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The Nationals’ season has reached a nadir

Followed by scoring 15 runs in one game, of course.

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MLB: Atlanta Braves at Washington Nationals Tommy Gilligan-USA TODAY Sports

The Nationals had lofty expectations going into this season, and justifiably so. They were coming off a 97-win season that was second-best in the NL to the Dodgers. They even won five more games than the defending 2016 champs!

The 2018 team was more or less the same as last year, so there was no reason to to believe they would not excel again. Sure, they were going to miss Daniel Murphy for awhile due to injury, and Gio González was bound to regress from his 6.4 WAR season, but Juan Soto and Víctor Robles were waiting in the minors, and they would be getting a full season of Adam Eaton. FanGraphs projected them to win 92 games this season. What’s the worst that could happen?

We are currently finding out. The Nationals got shut out for the third game in a row. In the first game of this streak, they got shut out by Aaron Nola. To be fair, there is certainly no shame in that. Nola is one of the front-runners for the Cy Young award with a 2.13 RA9, and he is currently leading the NL in pitcher WAR at 8.9.

(Notice I said pitcher WAR. If you factor in hitting, Max Scherzer is the leader. Whether or not that should factor into the Cy Young award is up for debate. My opinion is no, it is purely a pitching award. As for the MVP, on the other hand, it should all count. With the way the NL MVP race is shaking up, that could be a VERY interesting discussion...)

The following two games saw the Nats get shutout by the Mets. And no, neither Noah Syndergaard nor Jacob deGrom pitched in those games. They got shut out by Jason Vargas and Zack Wheeler. Wheeler is pitching quite well this season, but Vargas has been one of the worst starters in baseball with a 6.96 RA9 and 18.8 K%. I say this as a Mets fan: getting shutout by that team for two days in a row when Thor and deGrom didn’t pitch is just embarrassing. Thankfully, they followed that up by scoring 15 runs yesterday.

The Nationals are currently two games below .500 and 8.5 games out of first place. They are only 3.5 games out of the last Wild Card slot, but that race is so heavily competitive that FanGraphs gives them a better chance at winning the division, albeit at only a 3.7 percent chance.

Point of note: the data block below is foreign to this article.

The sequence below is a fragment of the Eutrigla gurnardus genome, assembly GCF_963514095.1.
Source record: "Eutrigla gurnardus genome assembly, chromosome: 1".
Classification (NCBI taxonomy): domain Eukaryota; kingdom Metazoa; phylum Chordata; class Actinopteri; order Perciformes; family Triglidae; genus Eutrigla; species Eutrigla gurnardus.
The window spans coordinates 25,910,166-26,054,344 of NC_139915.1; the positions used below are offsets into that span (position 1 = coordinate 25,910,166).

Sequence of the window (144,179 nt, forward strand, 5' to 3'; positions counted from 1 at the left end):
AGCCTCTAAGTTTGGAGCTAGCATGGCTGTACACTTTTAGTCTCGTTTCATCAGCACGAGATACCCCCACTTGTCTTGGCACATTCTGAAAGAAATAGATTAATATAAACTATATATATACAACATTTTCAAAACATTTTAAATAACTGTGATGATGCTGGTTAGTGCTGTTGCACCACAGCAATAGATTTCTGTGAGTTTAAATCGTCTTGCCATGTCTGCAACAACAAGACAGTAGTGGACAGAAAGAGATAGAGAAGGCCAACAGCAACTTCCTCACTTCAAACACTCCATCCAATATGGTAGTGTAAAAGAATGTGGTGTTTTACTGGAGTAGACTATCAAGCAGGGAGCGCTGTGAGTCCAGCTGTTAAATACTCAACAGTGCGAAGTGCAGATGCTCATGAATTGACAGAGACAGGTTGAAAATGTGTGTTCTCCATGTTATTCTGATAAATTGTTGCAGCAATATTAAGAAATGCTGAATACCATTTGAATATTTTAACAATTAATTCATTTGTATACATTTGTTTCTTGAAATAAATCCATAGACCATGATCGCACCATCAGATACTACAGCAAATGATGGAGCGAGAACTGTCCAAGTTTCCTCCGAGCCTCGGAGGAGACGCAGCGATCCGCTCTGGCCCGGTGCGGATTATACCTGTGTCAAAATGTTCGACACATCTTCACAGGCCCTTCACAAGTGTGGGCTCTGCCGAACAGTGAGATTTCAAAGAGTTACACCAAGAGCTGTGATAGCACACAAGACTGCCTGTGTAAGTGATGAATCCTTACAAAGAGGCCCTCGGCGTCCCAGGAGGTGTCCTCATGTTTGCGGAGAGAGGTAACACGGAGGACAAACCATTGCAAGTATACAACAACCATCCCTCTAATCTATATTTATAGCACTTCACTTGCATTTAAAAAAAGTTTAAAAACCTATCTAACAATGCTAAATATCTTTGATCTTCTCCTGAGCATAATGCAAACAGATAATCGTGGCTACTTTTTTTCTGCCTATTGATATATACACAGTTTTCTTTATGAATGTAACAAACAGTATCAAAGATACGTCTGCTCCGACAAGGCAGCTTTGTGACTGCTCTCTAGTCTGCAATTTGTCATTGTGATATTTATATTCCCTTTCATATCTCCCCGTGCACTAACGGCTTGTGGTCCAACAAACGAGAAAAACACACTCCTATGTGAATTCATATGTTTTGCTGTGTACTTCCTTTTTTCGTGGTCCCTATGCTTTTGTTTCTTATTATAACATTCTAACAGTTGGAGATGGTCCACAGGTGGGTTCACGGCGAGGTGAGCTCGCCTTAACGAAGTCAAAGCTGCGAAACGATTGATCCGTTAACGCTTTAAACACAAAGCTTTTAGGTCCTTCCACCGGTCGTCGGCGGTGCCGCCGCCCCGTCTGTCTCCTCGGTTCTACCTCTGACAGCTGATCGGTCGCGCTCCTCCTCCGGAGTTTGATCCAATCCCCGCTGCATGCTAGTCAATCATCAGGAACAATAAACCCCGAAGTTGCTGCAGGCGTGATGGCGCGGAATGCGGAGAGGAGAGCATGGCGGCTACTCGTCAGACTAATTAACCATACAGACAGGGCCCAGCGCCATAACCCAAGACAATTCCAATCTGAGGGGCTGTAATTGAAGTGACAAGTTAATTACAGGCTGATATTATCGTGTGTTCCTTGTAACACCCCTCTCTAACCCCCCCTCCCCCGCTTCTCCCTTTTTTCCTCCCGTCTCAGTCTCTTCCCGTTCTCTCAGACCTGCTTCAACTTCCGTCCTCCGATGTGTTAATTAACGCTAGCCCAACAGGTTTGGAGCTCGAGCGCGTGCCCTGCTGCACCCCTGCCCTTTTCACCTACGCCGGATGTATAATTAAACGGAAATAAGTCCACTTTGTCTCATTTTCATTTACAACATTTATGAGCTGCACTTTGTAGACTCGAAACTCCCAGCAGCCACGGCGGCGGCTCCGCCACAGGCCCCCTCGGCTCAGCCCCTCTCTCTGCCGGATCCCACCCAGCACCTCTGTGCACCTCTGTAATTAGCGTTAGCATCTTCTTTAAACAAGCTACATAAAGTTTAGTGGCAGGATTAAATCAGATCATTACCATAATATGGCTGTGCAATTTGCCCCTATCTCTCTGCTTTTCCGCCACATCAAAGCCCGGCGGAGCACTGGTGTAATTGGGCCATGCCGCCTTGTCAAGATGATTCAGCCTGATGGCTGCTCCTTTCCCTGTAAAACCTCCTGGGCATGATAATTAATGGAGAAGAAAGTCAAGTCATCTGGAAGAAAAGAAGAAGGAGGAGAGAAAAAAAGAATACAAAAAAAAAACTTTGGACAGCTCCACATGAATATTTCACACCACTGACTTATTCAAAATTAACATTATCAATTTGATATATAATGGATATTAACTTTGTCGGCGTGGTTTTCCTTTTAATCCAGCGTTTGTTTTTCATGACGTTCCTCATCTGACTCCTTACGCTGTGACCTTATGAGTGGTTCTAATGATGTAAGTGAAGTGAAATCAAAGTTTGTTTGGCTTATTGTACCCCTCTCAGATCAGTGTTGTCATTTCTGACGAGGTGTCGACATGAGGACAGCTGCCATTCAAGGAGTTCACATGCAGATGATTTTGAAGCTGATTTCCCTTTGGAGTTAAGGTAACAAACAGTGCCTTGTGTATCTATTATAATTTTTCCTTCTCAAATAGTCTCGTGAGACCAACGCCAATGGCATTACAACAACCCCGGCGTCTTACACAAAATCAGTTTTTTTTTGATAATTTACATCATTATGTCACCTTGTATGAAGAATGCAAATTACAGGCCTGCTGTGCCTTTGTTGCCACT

Likely well aware of the fact that there season is over, the Nats traded away Daniel Murphy and Matt Adams last week. Bryce Harper was reportedly claimed by the Dodgers, but a trade could not be worked out.

For all the attention that the Nationals’ failures are getting them lately, their subpar performance is not a new thing. They had an excellent May, but have gone just 32-43 since then. The funny thing is that the team had a +58 run differential before yesterday’s lopsided win. In a world where sequencing is not a thing, they would have six more wins. We would be looking at the Nats very differently if they were 71-60.

A cause for underperforming your run differential is a poor bullpen, and the Nats’ bullpen just has not been the same since Sean Doolittle hit the DL on July 10th, and it is not clear when he is coming back. The bullpen has given up four walk-offs since then.

Because baseball is weird, the Nationals actually had a good bullpen when I wrote about the Kelvin Herrera acquisition in June. Since filling for Doolittle, Herrera has struggled with a 4.35 RA9 and 17.3 K%. Ryan Madson took over from there even though he has been bad all year. Since Doolittle hit the DL, he has had a 4.50 RA9. Brandon Kintzler has had a 5.52 RA9 and a paltry 15.4 K%. He is currently on the DL.

The Nationals were so desperate for bullpen help that they signed Greg Holland, who had been recently jettisoned by the Cardinals because of a ghastly 10.08 RA9 and 16.7 BB%, the latter of which was equal to his strikeout rate. It is perfectly understandable to cut a pitcher like that despite owing him over $6 million. What is not understandable is another team picking him up, even for the league minimum. Because baseball makes no sense, he has been incredible in his ten appearances so far with the Nats. He given up just one run and has great peripherals.

It is a minuscule sample size, but one has to wonder if Holland getting away from the since-fired Mike Matheny has anything to do with this. That bullpen clearly was a toxic place to be in.